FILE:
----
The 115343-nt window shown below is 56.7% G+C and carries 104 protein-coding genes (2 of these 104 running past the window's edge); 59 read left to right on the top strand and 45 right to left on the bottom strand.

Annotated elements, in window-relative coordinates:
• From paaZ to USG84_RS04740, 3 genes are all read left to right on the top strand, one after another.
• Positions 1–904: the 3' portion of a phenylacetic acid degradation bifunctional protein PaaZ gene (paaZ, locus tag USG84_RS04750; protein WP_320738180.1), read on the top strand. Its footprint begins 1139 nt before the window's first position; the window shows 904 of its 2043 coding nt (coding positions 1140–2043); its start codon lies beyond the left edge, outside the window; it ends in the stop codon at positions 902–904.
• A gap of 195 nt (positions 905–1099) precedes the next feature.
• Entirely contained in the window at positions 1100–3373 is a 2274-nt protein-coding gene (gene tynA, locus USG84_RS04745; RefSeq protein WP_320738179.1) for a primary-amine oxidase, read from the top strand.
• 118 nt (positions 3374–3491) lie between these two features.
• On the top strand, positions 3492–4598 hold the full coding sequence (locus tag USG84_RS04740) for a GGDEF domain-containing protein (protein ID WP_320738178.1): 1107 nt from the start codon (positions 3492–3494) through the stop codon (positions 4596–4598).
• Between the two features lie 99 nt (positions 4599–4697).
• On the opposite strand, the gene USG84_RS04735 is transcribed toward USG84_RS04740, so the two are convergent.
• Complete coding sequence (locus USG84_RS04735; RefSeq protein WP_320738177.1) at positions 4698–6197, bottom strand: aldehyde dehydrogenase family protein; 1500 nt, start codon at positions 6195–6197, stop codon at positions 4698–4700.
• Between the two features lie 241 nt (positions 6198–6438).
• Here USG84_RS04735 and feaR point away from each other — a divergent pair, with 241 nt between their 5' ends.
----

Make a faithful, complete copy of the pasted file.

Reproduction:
The 115343-nt window shown below is 56.7% G+C and carries 104 protein-coding genes (2 of these 104 running past the window's edge); 59 read left to right on the top strand and 45 right to left on the bottom strand.

Annotated elements, in window-relative coordinates:
• From paaZ to USG84_RS04740, 3 genes are all read left to right on the top strand, one after another.
• Positions 1–904: the 3' portion of a phenylacetic acid degradation bifunctional protein PaaZ gene (paaZ, locus tag USG84_RS04750; protein WP_320738180.1), read on the top strand. Its footprint begins 1139 nt before the window's first position; the window shows 904 of its 2043 coding nt (coding positions 1140–2043); its start codon lies beyond the left edge, outside the window; it ends in the stop codon at positions 902–904.
• A gap of 195 nt (positions 905–1099) precedes the next feature.
• Entirely contained in the window at positions 1100–3373 is a 2274-nt protein-coding gene (gene tynA, locus USG84_RS04745; RefSeq protein WP_320738179.1) for a primary-amine oxidase, read from the top strand.
• 118 nt (positions 3374–3491) lie between these two features.
• On the top strand, positions 3492–4598 hold the full coding sequence (locus tag USG84_RS04740) for a GGDEF domain-containing protein (protein ID WP_320738178.1): 1107 nt from the start codon (positions 3492–3494) through the stop codon (positions 4596–4598).
• Between the two features lie 99 nt (positions 4599–4697).
• On the opposite strand, the gene USG84_RS04735 is transcribed toward USG84_RS04740, so the two are convergent.
• Complete coding sequence (locus USG84_RS04735; RefSeq protein WP_320738177.1) at positions 4698–6197, bottom strand: aldehyde dehydrogenase family protein; 1500 nt, start codon at positions 6195–6197, stop codon at positions 4698–4700.
• Between the two features lie 241 nt (positions 6198–6438).
• Here USG84_RS04735 and feaR point away from each other — a divergent pair, with 241 nt between their 5' ends.